Entries Tagged ‘hunting post shtf’

Stockpiling ammo for a long term survival situation

survivalist riflesLast week my buddy and I were talking about stockpiling ammo for a survival situation – this is when something happens to cause society to break down.  Examples are civil unrest, some new disease, climate change,,,,,, something that causes the fabric of mankind to unravel.  In general we talked about stockpiling 308, 223, 7.62×39, 22 long rifle and shotgun shells.

My buddy stockpiles 2 different types of  ammo for his 308 rifle – ball and hunting ammo.

Ball ammo – is your target round and urban defense round.  When my buddy goes to the shooting range, he will shoot ball and most of his magazines are loaded with ball ammo.  The plus side of ball ammo, its cheap when compared to the more expensive hunting ammo.

Hunting ammo – this is the ammo your going to be using to hunt deer, moose, elk, wild hogs,,,,, whatever goes in your neck of the woods.  Currently my buddy stocks some kind of expensive Hornady ammo that cost something like $35 – $40 for a box of 20.

Instead of stockpiling 2 different types of ammo for my DS Arms FAL, I’am thinking of stockpiling 1 type.  This would be something good for hunting, but does not cost a small fortune.  My current deer hunting round is a Remington Core-Lokt in either 30-30 or 7mm express / 280 Remington.  Over the years I dont know how many deer I have taken with the Remington Core-Lokt.  On thin skinned game like the whitetail deer, its very effective.

east texas whitetail 8 point buckThis deer season my son took a nice East Texas Whitetail 8 point that weighed in at 156 pounds.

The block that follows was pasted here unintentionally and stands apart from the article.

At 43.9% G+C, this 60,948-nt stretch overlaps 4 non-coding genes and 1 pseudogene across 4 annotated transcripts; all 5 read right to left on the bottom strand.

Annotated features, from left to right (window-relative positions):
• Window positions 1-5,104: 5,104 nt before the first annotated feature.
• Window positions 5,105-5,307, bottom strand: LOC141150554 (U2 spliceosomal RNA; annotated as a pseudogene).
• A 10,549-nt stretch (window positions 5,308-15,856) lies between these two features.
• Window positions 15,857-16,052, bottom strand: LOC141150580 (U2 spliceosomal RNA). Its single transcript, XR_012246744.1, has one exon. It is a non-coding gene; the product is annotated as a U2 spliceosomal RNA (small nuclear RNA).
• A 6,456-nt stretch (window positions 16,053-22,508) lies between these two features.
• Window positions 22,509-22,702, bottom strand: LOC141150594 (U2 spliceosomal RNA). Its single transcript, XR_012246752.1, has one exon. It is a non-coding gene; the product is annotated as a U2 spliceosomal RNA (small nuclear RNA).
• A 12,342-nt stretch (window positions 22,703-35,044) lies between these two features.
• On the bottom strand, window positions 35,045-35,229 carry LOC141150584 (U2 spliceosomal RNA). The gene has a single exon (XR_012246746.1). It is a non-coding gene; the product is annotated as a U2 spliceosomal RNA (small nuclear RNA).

Last year my dad took a nice 6 pound that weighed around 125 – 130 pounds.

2 years ago my son harvested a doe.  She dropped where she stood when that 15 grain 30-30 Remington Core-Lokt hit her.

3 years ago my son harvested a 6 point.  He ran about 20 feet after that Remington Core-Lokt hit him.

4 and 5 years ago I harvested 2 – 8 points.

3 years ago I got a nice 9 point East Texas Whitetail.

The list goes on and on.

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Thoughts on hunting post SHTF

whitetail deer hunting post shtfDuring the great depression of the 1930s, whitetail deer and wild turkey were almost hunted to extinction in certain areas around the USA.  From what I understand, the East Texas wild turkey was hunted to extinction levels, and birds had to be imported from other parts of the nation to restore the population.  The same thing happened to the whitetail deer population in East Texas.  The one animal that does not seem to be affected from hunting is the wild hog.  Even though the majority of the 50 states has an open season on wild hogs, their population is still thriving.

One of the big differences between wild turkeys, whitetail deer and wild hogs – is the amount of off spring that can be produced.  Deer and turkeys reproduce once a year.  Wild hogs are like rats, they reproduce all the time.

Wild Turkeys – If you harvest 3 wild turkeys out of a flock, they will not be replaced until the following year.  Female wild turkeys can lay about 12 eggs at a time.  Survival rate of the turkey poults (chicks) is determined by a lot of factors – such as, if there are fire ants close to the nest, and the raccoon population. Fire ants will attack, kill and eat the turkey chicks. Studies have shown that the higher the raccoon the population in a given area, the lower the survival rate of egg laying animals. Whether its ducks or turkeys, raccoons will raid the nest and steal the eggs.